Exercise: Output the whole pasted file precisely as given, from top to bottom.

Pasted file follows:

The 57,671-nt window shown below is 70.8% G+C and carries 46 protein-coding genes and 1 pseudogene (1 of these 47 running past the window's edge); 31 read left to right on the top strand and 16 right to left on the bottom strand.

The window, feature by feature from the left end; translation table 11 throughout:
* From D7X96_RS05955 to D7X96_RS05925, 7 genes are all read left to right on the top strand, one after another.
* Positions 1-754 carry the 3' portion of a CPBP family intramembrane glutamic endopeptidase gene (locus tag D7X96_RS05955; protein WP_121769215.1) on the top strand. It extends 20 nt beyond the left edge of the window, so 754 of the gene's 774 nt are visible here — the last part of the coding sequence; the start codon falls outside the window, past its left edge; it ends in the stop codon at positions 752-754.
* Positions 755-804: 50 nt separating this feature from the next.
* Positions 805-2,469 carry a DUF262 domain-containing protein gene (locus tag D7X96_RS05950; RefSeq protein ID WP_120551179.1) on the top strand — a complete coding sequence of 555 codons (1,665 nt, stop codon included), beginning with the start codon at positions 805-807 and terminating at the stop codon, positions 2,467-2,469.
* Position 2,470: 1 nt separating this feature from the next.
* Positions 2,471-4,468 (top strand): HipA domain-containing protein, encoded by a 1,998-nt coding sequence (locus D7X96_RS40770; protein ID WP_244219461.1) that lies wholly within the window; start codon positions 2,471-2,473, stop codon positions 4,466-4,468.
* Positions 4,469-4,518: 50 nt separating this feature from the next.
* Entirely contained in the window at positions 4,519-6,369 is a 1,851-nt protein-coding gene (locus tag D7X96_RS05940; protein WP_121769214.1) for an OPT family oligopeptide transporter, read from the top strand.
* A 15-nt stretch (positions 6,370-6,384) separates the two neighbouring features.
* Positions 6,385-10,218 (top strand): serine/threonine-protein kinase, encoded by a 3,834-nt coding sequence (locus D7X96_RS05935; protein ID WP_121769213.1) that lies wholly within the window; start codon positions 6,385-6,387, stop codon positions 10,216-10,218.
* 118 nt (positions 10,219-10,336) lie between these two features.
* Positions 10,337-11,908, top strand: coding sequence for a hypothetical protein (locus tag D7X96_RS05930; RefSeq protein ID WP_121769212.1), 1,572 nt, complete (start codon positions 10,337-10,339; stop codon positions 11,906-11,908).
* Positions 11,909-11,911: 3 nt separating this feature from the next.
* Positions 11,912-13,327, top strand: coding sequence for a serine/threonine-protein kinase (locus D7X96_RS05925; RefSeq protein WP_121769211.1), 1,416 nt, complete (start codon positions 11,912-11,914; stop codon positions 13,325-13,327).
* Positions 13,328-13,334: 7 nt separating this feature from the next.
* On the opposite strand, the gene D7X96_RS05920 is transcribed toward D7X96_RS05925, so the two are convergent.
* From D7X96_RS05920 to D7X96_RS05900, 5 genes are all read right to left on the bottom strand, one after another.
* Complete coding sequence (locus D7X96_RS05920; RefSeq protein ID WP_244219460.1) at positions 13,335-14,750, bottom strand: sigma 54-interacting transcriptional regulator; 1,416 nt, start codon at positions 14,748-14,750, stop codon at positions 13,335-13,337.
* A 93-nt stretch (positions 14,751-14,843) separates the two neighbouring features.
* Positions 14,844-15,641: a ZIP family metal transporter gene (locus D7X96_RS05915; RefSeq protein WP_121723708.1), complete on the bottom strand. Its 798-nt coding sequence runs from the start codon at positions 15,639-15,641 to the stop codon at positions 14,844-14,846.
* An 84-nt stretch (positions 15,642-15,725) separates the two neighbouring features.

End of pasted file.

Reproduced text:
The 57,671-nt window shown below is 70.8% G+C and carries 46 protein-coding genes and 1 pseudogene (1 of these 47 running past the window's edge); 31 read left to right on the top strand and 16 right to left on the bottom strand.

The window, feature by feature from the left end; translation table 11 throughout:
* From D7X96_RS05955 to D7X96_RS05925, 7 genes are all read left to right on the top strand, one after another.
* Positions 1-754 carry the 3' portion of a CPBP family intramembrane glutamic endopeptidase gene (locus tag D7X96_RS05955; protein WP_121769215.1) on the top strand. It extends 20 nt beyond the left edge of the window, so 754 of the gene's 774 nt are visible here — the last part of the coding sequence; the start codon falls outside the window, past its left edge; it ends in the stop codon at positions 752-754.
* Positions 755-804: 50 nt separating this feature from the next.
* Positions 805-2,469 carry a DUF262 domain-containing protein gene (locus tag D7X96_RS05950; RefSeq protein ID WP_120551179.1) on the top strand — a complete coding sequence of 555 codons (1,665 nt, stop codon included), beginning with the start codon at positions 805-807 and terminating at the stop codon, positions 2,467-2,469.
* Position 2,470: 1 nt separating this feature from the next.
* Positions 2,471-4,468 (top strand): HipA domain-containing protein, encoded by a 1,998-nt coding sequence (locus D7X96_RS40770; protein ID WP_244219461.1) that lies wholly within the window; start codon positions 2,471-2,473, stop codon positions 4,466-4,468.
* Positions 4,469-4,518: 50 nt separating this feature from the next.
* Entirely contained in the window at positions 4,519-6,369 is a 1,851-nt protein-coding gene (locus tag D7X96_RS05940; protein WP_121769214.1) for an OPT family oligopeptide transporter, read from the top strand.
* A 15-nt stretch (positions 6,370-6,384) separates the two neighbouring features.
* Positions 6,385-10,218 (top strand): serine/threonine-protein kinase, encoded by a 3,834-nt coding sequence (locus D7X96_RS05935; protein ID WP_121769213.1) that lies wholly within the window; start codon positions 6,385-6,387, stop codon positions 10,216-10,218.
* 118 nt (positions 10,219-10,336) lie between these two features.
* Positions 10,337-11,908, top strand: coding sequence for a hypothetical protein (locus tag D7X96_RS05930; RefSeq protein ID WP_121769212.1), 1,572 nt, complete (start codon positions 10,337-10,339; stop codon positions 11,906-11,908).
* Positions 11,909-11,911: 3 nt separating this feature from the next.
* Positions 11,912-13,327, top strand: coding sequence for a serine/threonine-protein kinase (locus D7X96_RS05925; RefSeq protein WP_121769211.1), 1,416 nt, complete (start codon positions 11,912-11,914; stop codon positions 13,325-13,327).
* Positions 13,328-13,334: 7 nt separating this feature from the next.
* On the opposite strand, the gene D7X96_RS05920 is transcribed toward D7X96_RS05925, so the two are convergent.
* From D7X96_RS05920 to D7X96_RS05900, 5 genes are all read right to left on the bottom strand, one after another.
* Complete coding sequence (locus D7X96_RS05920; RefSeq protein ID WP_244219460.1) at positions 13,335-14,750, bottom strand: sigma 54-interacting transcriptional regulator; 1,416 nt, start codon at positions 14,748-14,750, stop codon at positions 13,335-13,337.
* A 93-nt stretch (positions 14,751-14,843) separates the two neighbouring features.
* Positions 14,844-15,641: a ZIP family metal transporter gene (locus D7X96_RS05915; RefSeq protein WP_121723708.1), complete on the bottom strand. Its 798-nt coding sequence runs from the start codon at positions 15,639-15,641 to the stop codon at positions 14,844-14,846.
* An 84-nt stretch (positions 15,642-15,725) separates the two neighbouring features.